Much as I love flowers, I have never been any good at arranging them in a vase for the house. The only time I ever won a prize for floral art was when I got the gong for the least number of points in the overall yearly tally of the garden club I joined when I was 24. I do love receiving bunches of flowers and wish I could bring the garden inside at times, but books on flower arranging have always seemed too complicated, formal and technical for me, full or arcane rules of 'how it must be done'. So I was delighted recently when, out for a day with friends browsing in homeware shops, I stumbled across a just-published book on flower arranging that brings a breath of fresh air to the whole subject.
Written by Annabelle Hickson, a Sydney-born girl who now lives on a pecan farm in north-west NSW, A Tree in the House (2019) records her journey in flower arranging that began with bringing simple bunches of wild flowers into the cottage on the farm to brighten it up, then getting into gardening to grow flowers for the house, to a career in creating amazing floral installations and teaching others about her methods. The book is brimming with photos of her work, which are truly inspiring.
The author gives some very practical advice in the early part of the book about flower to vase proportions (something I had never thought about before); various clever ways to hold flowers in vases, the simplest being a ball of scrunched-up chicken wire; preparing the flowers for the vase; what to add to the water to keep the flowers fresh for longer; then ways to create the dynamic, free-flowing style that she espouses for her arrangements, which often resemble a fabulous floral explosion, covering points including line, texture, shape and colour. She also suggests lots of unorthodox vessels for holding flowers, including rusty buckets, soup tureens, teapots, mixing bowls - even the kitchen sink!
We are treated to any number of hints and tips, such as how to use multiple vases together to form a more dramatic picture; how to arrange and transport a bunch of flowers to take to a friend (including the ingenious use of a hole cut in a shoe box to pop in the jar of flowers whilst taking it in the car, so that it doesn't tip over); how to make a beautiful arrangement using a bunch of flowers from a supermarket; even how to dry flowers such as hydrangeas for winter arrangements, something that I am keen to do.
We are informed about all the sorts of flowers and other plant material that can be used in arrangements, including classics such as roses, hydrangeas, carnations and dahlias, and ones I would never have imagined to be suitable, such as Japanese windflowers, Clematis, begonias and nasturtium. The use of vines and trailing plants is recommended to give a sense of movement and spontaneity to an arrangement, and the importance of foliage is emphasised: some of Annabelle's arrangements use only foliage, often enormous branches of it! Some unusual material is suggested: stems from cotton plants; lichen-covered branches of deciduous trees; branches of citrus, chestnut and apple trees, laden with fruit; hunks of Australian mistletoe (a semi-parasitic plant seen growing on gum trees in the countryside); culinary herbs; and stuff foraged from beside the road or railway lines, such as wild fennel, grass heads and seed pods. Handy lists at the end of the books summarise this information, including plants that can survive well out of water.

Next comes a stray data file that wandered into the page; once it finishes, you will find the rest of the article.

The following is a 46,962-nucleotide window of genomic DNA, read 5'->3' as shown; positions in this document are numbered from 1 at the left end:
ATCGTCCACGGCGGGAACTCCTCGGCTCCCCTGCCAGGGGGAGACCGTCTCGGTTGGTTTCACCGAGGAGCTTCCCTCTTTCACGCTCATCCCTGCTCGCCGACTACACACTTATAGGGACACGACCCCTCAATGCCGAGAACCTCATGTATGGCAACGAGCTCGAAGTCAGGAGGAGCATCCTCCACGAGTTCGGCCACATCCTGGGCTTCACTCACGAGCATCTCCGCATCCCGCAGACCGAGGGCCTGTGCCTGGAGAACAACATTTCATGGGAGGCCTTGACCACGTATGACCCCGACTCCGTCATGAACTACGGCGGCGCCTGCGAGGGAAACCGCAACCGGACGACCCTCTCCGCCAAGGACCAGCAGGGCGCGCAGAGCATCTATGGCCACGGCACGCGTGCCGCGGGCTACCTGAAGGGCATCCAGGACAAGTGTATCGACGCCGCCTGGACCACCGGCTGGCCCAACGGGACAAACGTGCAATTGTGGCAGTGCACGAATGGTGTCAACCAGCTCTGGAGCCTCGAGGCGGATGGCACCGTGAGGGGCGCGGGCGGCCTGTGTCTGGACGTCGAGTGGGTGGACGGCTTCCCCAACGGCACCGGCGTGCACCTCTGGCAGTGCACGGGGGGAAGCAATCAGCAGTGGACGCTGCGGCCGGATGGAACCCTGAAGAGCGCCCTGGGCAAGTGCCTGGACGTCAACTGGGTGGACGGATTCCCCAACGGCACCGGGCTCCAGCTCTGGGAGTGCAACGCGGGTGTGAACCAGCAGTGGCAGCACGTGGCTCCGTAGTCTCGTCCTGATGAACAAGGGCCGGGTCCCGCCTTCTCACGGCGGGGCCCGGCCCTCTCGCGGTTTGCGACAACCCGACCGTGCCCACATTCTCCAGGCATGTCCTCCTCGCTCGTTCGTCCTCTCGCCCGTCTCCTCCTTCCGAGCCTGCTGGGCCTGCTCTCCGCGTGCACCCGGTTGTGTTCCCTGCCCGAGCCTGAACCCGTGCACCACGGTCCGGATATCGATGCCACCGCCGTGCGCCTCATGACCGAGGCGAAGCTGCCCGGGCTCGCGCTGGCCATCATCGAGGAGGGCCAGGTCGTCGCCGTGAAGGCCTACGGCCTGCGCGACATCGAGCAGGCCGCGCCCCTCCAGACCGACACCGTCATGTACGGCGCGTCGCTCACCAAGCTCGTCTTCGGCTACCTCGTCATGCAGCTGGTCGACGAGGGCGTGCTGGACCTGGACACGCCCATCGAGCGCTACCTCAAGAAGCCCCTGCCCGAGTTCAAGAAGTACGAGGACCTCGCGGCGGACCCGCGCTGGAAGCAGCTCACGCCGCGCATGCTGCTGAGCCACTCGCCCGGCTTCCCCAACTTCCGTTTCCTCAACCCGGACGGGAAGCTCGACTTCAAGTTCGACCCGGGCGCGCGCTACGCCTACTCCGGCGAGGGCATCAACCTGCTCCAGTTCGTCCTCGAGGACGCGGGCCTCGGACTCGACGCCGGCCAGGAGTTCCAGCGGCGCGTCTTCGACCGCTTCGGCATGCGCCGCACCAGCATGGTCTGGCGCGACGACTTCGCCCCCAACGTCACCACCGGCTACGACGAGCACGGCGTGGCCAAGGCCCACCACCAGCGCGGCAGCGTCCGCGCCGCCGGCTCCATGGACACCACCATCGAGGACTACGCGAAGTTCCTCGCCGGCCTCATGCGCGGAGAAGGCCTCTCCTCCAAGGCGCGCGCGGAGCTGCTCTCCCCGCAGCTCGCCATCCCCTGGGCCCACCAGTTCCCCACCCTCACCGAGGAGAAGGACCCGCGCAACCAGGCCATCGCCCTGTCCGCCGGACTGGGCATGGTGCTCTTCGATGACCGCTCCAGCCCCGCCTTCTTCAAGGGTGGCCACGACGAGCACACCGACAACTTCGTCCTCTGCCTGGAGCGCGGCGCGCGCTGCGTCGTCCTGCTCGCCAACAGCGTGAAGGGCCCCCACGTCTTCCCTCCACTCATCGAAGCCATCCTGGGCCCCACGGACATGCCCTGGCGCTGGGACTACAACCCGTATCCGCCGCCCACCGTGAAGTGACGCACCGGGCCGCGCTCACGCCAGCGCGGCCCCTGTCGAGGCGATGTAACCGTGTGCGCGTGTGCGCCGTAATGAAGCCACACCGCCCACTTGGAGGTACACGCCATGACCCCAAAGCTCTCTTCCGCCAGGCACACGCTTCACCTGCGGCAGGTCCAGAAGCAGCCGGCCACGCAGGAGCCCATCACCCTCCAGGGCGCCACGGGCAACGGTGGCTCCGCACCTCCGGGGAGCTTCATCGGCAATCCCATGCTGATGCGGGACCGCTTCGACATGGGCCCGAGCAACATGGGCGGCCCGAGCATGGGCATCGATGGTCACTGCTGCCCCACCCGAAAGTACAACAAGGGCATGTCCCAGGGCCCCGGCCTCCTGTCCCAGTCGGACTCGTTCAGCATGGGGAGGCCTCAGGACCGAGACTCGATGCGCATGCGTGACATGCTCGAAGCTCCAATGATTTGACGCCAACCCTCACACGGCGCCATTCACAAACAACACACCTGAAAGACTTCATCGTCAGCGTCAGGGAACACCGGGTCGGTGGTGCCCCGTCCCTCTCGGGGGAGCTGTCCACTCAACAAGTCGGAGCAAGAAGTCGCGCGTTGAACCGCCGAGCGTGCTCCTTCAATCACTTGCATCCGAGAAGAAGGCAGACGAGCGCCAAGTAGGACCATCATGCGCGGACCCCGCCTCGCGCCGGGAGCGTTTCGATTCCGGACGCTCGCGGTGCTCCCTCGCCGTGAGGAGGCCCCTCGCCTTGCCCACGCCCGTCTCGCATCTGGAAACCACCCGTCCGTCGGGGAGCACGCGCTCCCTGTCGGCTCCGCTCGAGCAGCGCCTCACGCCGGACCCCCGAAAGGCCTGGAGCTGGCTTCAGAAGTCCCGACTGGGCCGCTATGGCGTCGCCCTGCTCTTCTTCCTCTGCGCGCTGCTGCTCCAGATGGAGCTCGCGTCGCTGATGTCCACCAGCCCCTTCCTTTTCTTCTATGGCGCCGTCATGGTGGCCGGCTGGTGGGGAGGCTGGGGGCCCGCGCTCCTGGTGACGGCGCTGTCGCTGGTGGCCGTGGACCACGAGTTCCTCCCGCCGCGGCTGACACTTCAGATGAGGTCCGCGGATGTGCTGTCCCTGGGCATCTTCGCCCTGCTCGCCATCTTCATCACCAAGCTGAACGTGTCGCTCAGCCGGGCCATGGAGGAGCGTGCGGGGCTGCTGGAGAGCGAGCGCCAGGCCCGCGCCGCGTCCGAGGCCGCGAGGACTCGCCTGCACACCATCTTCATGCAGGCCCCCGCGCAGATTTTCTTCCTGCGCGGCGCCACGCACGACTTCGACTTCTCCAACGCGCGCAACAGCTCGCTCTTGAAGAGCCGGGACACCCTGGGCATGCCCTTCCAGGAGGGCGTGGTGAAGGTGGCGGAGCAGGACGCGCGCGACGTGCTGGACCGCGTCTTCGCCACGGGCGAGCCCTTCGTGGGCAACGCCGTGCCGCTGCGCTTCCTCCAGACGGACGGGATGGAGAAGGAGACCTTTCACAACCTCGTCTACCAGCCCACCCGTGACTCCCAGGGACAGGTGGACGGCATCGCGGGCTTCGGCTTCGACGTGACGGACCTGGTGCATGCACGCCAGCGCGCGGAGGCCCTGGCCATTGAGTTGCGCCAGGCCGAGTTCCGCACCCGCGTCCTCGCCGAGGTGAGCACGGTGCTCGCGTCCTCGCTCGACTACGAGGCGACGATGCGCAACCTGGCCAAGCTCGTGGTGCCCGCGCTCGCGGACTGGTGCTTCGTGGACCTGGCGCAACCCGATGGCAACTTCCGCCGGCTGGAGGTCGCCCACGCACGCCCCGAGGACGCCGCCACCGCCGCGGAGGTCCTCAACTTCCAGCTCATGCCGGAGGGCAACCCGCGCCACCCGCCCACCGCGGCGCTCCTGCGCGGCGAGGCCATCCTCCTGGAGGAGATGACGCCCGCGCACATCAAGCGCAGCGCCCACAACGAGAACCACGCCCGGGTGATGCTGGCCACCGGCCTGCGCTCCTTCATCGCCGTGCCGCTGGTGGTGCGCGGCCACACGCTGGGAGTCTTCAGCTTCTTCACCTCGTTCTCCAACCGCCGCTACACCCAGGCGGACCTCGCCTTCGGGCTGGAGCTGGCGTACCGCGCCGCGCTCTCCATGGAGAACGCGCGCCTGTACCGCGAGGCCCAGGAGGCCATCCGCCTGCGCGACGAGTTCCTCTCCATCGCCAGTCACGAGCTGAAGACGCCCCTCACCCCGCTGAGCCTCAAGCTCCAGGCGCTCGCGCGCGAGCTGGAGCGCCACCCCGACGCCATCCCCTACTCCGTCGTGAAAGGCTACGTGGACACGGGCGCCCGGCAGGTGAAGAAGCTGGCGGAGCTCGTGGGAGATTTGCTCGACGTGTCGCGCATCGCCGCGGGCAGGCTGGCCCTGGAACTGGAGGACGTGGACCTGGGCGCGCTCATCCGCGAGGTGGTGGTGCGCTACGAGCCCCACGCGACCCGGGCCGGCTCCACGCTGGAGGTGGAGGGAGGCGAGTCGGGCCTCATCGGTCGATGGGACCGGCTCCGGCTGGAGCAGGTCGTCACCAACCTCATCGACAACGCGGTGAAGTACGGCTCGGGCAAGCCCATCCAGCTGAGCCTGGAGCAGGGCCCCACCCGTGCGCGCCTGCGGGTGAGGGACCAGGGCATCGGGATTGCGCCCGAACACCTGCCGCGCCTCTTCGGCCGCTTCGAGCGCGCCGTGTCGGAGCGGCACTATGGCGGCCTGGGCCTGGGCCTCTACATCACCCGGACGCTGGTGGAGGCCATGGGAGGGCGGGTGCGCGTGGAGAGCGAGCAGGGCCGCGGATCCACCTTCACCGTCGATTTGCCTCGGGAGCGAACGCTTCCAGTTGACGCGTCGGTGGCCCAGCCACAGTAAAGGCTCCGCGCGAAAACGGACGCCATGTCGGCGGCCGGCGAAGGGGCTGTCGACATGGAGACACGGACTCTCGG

Later in the book are wonderfully illustrated examples of some of Annabelle's big installations for various events, including weddings in wool sheds, lunches in paddocks, dinners in rustic halls, and funerals in country churches. Many of these feature spectacular and imaginative overhead arrangements and we are told how to actually go about creating these effects. Whilst I probably never will do anything like this, I found myself in awe and admiration about the effects that can be achieved, and an understanding of the basics of how it is done.
The personality of the author shines through the book and an ongoing theme is the importance of seasonality in flower arranging, as a way of providing a vital connection with the inexorable cycles and forces of nature. Also, she notes that picking flowers and foliage for indoors makes us more aware of the beauty of plants and better observers of them, which I am sure must help us be better gardeners too in how we create planting combinations in our actual plots! Another idea that resonates through the book is the significance of community in our lives: I loved reading the stories of how Annabelle collected huge bunches of material from a country garden of a generous friend for one of the wedding installations, and how a group of women all got together to cut flowers for the funeral service of one of the locals. The simple joys of giving a receiving a bunch of flowers between friends also struck a chord with me, and I vowed to be better at picking flowers from my garden for others. I have also created a list on this website of all the plants in my plant directory that are considered suitable for use in vases. However, as the book suggests, it is worth experimenting with all sorts of plant material, to see what works. I'd love to hear of your favourite flowers and foliage for arrangements.
This is more than a book about flower arranging: it is a spirited celebration of nature, and the importance of nature in our lives. I thoroughly enjoyed it!
11 Apr 21
Sasanqua camellias are in full bloom everywhere, to the delight of gardeners and birds alike.
My epiphytic stump
04 Apr 21
A stump has been planted with epiphytes.
28 Mar 21
One of the stars of the early autumn garden is the Japanese windflower.
21 Mar 21
There are several plants in bloom at the moment that are often thought to be Salvias.
Journey to Hillandale
14 Mar 21
I visit a beautiful garden at Yetholme.